These commodity-exposed stocks enjoyed double-digit leaps last week. So what's driving them and can it continue?
Copper bottom rally
Mining giant Rio Tinto(LSE: RIO) leapt 12% last week, its share price soaring in the wake of Donald Trump's shock electoral victory. It wasn't the only mining sector beneficiary. Big names such as Antofagasta, BHP Billiton and Glencore also flew on hopes that Trump would green light $1trn of US infrastructure, which fired up the biggest weekly copper rally in 35 years.
The news also helped to overshadow reports that Rio Tinto had only just reported itself to the Serious Fraud Office over a $10.5m 'consultancy payment' for the Simandou project in Guinea, despite having been aware of the issue for more than two months.
The Trump bounce is the icing on the cake for Rio Tinto, which has seen its share price almost double from 1,577p to 3,069p since the lows of mid-January. I have to express continuing surprise at the success of the mining sector, given that global growth fears have yet to go away, nor have concerns that China's economy is floating on a massive credit bubble. If Trump fulfils another electoral promise and slaps a 45% on tariff on Chinese exports - that's a big if - everything could suddenly come to a head.
However, Rio Tinto has slashed its costs and although debt remains high at around $12.9bn in August, it has been falling, and the company was able to announce in a $3bn bond buyback plan in September, as it puts spare cash to use. Earnings per share (EPS) may have dropped 8% this year but are forecast to rise 11% in 2017, while the yield is forecast to rise to 3.2%. Trading at a forecast 16.9 times earnings Trump had better deliver that infrastructure blitz, and China had better stay afloat. 2016 was the year to invest in Rio Tinto. 2017 could prove tougher.
Here Weir go
Glasgow-based engineer Weir Group (LSE: WEIR) also has reason to celebrate a Trump victory, with its share price up 10% over the past week. Again, it's down to that hoped-for infrastructure blitz. Trump is in favour of fracking, which is good news for companies providing hydraulic fracturing products and services, such as Weir.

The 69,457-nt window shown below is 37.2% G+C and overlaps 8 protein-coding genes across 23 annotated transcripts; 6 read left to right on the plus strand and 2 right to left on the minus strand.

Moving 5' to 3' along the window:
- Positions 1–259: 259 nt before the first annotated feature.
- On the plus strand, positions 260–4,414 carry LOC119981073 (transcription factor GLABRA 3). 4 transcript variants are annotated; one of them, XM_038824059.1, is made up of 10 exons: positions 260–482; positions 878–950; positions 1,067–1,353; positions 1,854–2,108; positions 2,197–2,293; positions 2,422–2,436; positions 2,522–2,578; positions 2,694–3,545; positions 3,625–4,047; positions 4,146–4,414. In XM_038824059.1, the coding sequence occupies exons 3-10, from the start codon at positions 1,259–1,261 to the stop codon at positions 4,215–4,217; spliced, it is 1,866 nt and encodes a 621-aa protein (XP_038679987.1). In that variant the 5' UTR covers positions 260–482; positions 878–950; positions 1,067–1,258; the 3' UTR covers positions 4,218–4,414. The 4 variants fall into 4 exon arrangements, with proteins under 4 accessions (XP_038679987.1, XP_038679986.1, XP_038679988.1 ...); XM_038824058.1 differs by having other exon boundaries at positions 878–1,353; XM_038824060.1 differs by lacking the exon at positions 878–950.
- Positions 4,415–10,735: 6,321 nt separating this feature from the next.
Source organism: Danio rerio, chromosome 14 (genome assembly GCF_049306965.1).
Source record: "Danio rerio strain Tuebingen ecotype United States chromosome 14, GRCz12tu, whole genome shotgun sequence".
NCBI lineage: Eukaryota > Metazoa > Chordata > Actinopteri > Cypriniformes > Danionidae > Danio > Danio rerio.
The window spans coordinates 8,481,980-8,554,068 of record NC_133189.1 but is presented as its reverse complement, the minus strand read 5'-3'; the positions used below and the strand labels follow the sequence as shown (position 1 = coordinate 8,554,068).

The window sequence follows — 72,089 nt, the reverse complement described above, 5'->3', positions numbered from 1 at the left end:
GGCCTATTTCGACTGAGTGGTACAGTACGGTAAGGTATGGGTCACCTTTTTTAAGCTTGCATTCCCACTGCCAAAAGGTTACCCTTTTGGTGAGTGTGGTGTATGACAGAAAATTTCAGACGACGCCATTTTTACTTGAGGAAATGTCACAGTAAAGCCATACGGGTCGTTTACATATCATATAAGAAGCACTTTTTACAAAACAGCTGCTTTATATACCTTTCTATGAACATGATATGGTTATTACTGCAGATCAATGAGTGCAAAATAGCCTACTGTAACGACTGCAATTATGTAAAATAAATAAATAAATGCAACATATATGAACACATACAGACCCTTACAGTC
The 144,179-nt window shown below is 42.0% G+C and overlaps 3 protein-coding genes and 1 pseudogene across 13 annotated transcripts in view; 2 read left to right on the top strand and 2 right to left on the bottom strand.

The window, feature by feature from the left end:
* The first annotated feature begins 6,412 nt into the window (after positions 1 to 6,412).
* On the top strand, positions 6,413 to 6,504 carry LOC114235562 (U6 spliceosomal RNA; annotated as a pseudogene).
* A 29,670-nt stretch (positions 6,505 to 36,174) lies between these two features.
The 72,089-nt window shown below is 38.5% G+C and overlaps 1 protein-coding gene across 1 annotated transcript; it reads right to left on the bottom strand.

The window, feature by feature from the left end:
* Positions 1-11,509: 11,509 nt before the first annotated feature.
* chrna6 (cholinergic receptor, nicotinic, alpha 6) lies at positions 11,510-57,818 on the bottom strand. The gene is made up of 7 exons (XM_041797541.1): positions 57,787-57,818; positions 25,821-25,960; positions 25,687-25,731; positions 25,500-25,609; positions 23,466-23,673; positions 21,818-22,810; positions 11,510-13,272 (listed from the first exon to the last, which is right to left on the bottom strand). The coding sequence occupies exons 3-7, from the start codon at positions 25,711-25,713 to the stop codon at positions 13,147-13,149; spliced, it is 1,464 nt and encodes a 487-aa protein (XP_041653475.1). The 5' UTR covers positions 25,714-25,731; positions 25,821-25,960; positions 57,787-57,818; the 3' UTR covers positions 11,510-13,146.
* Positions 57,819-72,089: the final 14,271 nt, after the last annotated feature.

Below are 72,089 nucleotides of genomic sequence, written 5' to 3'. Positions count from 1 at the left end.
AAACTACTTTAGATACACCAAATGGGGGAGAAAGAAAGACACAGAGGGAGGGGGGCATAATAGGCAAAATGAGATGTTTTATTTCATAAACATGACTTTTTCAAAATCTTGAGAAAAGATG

Weir group was hit hard by the falling oil price as demand from shale drillers dried up, yet it has recovered sharply over the last six months, its share price rising 52% in that time. Trump's victory came at the right time for the group, which published a disappointing set of Q3 interims on 1 November, warning of tough trading conditions but with signs of market improvements.
Falling oil and gas activity knocked order inputs by 7% year-on-year: after-market orders dipped only 1% lower but worryingly, original equipment input fell 20%. The hope is that the resilient shale industry will rebound but with oil now falling below $45 amid fresh talk of a glut, this is by no means certain.
Earnings per share may drop 19% this year but are forecast to recover strongly in 2017 to rise 27%. I would struggle to recommend the stock on today's forecast valuation of 26.7 times earnings. Given the risks, I would be looking for a cheaper entry point.
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Harvey Jones has no position in any shares mentioned. The Motley Fool UK has recommended Rio Tinto and Weir. We Fools don't all hold the same opinions, but we all believe that considering a diverse range of insights makes us better investors.